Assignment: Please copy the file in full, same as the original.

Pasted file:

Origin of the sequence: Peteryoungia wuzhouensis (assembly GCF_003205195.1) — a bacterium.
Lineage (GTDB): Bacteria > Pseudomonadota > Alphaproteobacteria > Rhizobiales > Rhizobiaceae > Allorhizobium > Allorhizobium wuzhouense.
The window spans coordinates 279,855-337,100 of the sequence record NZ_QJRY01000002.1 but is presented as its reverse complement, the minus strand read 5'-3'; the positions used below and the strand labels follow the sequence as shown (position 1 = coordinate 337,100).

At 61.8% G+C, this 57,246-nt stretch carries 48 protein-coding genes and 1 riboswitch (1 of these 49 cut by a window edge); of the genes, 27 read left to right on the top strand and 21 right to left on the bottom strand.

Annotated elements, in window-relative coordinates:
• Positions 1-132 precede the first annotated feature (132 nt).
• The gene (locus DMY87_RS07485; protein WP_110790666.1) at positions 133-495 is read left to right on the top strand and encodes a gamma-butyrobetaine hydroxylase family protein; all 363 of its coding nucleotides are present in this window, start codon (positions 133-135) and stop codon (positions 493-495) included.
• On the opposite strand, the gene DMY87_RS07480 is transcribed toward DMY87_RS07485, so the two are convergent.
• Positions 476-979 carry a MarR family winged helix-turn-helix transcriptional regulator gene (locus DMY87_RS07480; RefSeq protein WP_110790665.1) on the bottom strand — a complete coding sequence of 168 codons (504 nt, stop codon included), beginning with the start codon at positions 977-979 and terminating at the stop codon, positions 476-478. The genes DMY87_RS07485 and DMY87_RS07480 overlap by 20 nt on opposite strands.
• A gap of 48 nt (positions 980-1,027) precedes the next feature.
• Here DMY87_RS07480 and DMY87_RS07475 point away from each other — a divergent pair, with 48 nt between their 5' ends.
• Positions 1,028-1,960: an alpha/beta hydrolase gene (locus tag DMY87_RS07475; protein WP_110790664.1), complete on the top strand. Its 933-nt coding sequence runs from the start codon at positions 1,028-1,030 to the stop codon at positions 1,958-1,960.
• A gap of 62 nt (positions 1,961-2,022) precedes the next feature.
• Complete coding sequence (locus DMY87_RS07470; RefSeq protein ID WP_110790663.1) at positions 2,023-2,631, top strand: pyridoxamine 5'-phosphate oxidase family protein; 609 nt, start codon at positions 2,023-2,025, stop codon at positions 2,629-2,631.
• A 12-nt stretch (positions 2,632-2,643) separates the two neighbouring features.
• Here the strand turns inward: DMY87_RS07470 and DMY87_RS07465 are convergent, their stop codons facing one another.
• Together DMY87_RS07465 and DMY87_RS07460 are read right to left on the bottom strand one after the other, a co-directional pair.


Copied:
Origin of the sequence: Peteryoungia wuzhouensis (assembly GCF_003205195.1) — a bacterium.
Lineage (GTDB): Bacteria > Pseudomonadota > Alphaproteobacteria > Rhizobiales > Rhizobiaceae > Allorhizobium > Allorhizobium wuzhouense.
The window spans coordinates 279,855-337,100 of the sequence record NZ_QJRY01000002.1 but is presented as its reverse complement, the minus strand read 5'-3'; the positions used below and the strand labels follow the sequence as shown (position 1 = coordinate 337,100).

At 61.8% G+C, this 57,246-nt stretch carries 48 protein-coding genes and 1 riboswitch (1 of these 49 cut by a window edge); of the genes, 27 read left to right on the top strand and 21 right to left on the bottom strand.

Annotated elements, in window-relative coordinates:
• Positions 1-132 precede the first annotated feature (132 nt).
• The gene (locus DMY87_RS07485; protein WP_110790666.1) at positions 133-495 is read left to right on the top strand and encodes a gamma-butyrobetaine hydroxylase family protein; all 363 of its coding nucleotides are present in this window, start codon (positions 133-135) and stop codon (positions 493-495) included.
• On the opposite strand, the gene DMY87_RS07480 is transcribed toward DMY87_RS07485, so the two are convergent.
• Positions 476-979 carry a MarR family winged helix-turn-helix transcriptional regulator gene (locus DMY87_RS07480; RefSeq protein WP_110790665.1) on the bottom strand — a complete coding sequence of 168 codons (504 nt, stop codon included), beginning with the start codon at positions 977-979 and terminating at the stop codon, positions 476-478. The genes DMY87_RS07485 and DMY87_RS07480 overlap by 20 nt on opposite strands.
• A gap of 48 nt (positions 980-1,027) precedes the next feature.
• Here DMY87_RS07480 and DMY87_RS07475 point away from each other — a divergent pair, with 48 nt between their 5' ends.
• Positions 1,028-1,960: an alpha/beta hydrolase gene (locus tag DMY87_RS07475; protein WP_110790664.1), complete on the top strand. Its 933-nt coding sequence runs from the start codon at positions 1,028-1,030 to the stop codon at positions 1,958-1,960.
• A gap of 62 nt (positions 1,961-2,022) precedes the next feature.
• Complete coding sequence (locus DMY87_RS07470; RefSeq protein ID WP_110790663.1) at positions 2,023-2,631, top strand: pyridoxamine 5'-phosphate oxidase family protein; 609 nt, start codon at positions 2,023-2,025, stop codon at positions 2,629-2,631.
• A 12-nt stretch (positions 2,632-2,643) separates the two neighbouring features.
• Here the strand turns inward: DMY87_RS07470 and DMY87_RS07465 are convergent, their stop codons facing one another.
• Together DMY87_RS07465 and DMY87_RS07460 are read right to left on the bottom strand one after the other, a co-directional pair.